It's been a tough summer for drought in the United States and the latest news isn't going to make it it any better. Because it turns out that it's not just the surface that's drying up. There's a drought happening underneath us too.

The map above, which was put together by NASA's Earth Observatory, charts currently available groundwater supplies in comparison to the typical amount of groundwater present at this point in the season over the last 60 years. Red signifies an usually low level of groundwater in comparison to the usual level, while blue means either average or wetter conditions.


Interestingly, there's quite a bit of overlap in the groundwater drought conditions, and the surface drought conditions that we typically monitor when determining a drought's severity, as you can see by comparing the map above with this map of current conditions from the US Drought Monitor:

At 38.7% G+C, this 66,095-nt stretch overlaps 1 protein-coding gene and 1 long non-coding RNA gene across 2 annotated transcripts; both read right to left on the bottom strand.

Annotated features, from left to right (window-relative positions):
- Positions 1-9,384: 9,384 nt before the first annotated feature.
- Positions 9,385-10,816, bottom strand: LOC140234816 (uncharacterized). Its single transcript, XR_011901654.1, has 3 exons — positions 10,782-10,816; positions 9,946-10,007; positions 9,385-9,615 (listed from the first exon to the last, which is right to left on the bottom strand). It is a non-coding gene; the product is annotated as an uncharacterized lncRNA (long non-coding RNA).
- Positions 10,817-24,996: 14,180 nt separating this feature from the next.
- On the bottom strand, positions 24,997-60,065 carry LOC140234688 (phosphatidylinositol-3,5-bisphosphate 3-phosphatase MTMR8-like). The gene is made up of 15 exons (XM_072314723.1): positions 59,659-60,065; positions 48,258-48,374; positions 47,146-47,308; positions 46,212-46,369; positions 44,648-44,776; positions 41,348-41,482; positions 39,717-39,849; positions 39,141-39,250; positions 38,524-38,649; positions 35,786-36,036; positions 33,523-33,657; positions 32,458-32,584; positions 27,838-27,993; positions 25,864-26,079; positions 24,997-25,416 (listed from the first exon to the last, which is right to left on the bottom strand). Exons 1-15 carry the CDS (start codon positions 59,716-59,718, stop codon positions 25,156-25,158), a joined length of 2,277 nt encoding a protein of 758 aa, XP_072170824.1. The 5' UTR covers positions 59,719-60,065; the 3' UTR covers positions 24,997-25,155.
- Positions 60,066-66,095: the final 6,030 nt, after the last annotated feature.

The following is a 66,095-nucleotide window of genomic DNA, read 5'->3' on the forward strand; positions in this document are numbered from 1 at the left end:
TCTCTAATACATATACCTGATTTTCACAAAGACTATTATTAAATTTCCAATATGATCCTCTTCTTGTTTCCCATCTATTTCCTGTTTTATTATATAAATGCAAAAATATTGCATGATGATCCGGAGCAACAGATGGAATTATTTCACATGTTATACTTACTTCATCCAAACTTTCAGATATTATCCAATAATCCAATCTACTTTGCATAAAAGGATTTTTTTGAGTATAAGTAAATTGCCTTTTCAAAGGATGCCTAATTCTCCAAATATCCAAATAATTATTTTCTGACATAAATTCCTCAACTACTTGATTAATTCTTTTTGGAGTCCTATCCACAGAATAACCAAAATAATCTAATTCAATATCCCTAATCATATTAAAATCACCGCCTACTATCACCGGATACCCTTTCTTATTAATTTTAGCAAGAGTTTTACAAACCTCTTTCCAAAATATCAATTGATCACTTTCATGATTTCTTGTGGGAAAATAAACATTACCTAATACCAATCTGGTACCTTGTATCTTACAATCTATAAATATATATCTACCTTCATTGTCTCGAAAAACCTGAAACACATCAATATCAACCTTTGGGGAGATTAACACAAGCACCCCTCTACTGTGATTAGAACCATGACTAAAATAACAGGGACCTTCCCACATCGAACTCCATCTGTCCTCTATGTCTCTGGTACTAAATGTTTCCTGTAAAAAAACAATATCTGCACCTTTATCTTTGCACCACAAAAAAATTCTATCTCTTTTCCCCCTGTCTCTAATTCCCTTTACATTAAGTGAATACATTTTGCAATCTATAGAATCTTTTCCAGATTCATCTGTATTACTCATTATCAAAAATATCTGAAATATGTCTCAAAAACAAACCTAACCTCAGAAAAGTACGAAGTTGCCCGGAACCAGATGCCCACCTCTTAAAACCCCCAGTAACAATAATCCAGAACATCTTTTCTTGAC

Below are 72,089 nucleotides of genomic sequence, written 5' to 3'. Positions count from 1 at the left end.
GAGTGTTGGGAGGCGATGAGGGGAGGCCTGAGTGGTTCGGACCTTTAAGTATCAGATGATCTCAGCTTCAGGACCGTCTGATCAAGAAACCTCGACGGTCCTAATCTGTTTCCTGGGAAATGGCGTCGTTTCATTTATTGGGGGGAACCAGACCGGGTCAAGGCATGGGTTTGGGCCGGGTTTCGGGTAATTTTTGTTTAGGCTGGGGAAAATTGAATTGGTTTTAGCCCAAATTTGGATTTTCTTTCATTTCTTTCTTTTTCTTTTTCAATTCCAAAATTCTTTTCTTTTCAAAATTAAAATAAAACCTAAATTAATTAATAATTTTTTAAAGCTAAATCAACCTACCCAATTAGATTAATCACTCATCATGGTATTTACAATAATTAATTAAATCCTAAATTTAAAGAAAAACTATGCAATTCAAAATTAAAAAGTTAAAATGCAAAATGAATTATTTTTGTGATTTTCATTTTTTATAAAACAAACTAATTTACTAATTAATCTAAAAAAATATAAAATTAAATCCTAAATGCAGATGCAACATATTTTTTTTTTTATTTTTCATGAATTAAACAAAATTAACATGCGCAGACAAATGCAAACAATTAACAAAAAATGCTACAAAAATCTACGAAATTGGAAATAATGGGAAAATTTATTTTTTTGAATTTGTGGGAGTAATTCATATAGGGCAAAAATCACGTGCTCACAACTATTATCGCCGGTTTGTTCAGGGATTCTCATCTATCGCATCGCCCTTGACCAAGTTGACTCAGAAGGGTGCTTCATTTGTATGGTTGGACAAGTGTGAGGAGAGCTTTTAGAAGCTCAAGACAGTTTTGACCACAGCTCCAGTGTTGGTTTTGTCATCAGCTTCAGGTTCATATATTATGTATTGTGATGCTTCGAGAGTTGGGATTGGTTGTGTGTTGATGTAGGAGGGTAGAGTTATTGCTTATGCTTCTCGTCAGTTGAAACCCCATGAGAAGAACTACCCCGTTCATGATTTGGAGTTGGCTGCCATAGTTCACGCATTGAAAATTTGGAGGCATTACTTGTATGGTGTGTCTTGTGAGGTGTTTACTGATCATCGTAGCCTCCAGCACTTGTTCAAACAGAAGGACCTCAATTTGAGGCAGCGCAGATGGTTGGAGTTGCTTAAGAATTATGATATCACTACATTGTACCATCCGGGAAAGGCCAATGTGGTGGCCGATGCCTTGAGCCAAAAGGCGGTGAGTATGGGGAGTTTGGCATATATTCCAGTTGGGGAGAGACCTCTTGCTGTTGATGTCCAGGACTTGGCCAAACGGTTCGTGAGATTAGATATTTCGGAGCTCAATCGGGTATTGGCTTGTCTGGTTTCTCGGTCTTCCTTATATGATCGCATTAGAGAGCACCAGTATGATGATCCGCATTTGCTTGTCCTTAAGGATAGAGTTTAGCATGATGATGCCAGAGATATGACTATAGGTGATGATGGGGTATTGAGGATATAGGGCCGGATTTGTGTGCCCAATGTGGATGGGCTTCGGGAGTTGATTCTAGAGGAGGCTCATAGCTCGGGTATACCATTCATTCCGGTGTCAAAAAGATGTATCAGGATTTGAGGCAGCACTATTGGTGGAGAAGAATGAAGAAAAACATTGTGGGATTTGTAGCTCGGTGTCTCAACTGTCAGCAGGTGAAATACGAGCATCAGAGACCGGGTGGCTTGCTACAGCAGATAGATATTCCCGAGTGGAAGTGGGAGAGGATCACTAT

There are, however, one or two anomalies, mostly in the Pacific Northwest, where despite conditions so dry that wildfires have been a continuous problem, groundwater supplies still show as more plentiful than usual. Unfortunately, the reason for the contrast may simply be due to slower movement of drought underground and not a real symptom of relief.


Map above: Chris Poulsen, National Drought Mitigation Center at the University of Nebraska-Lincoln, based on data from Matt Rodell, NASA Goddard Space Flight Center, and the GRACE science team

Map below: David Miskus, NOAA/NWS/NCEP/CPC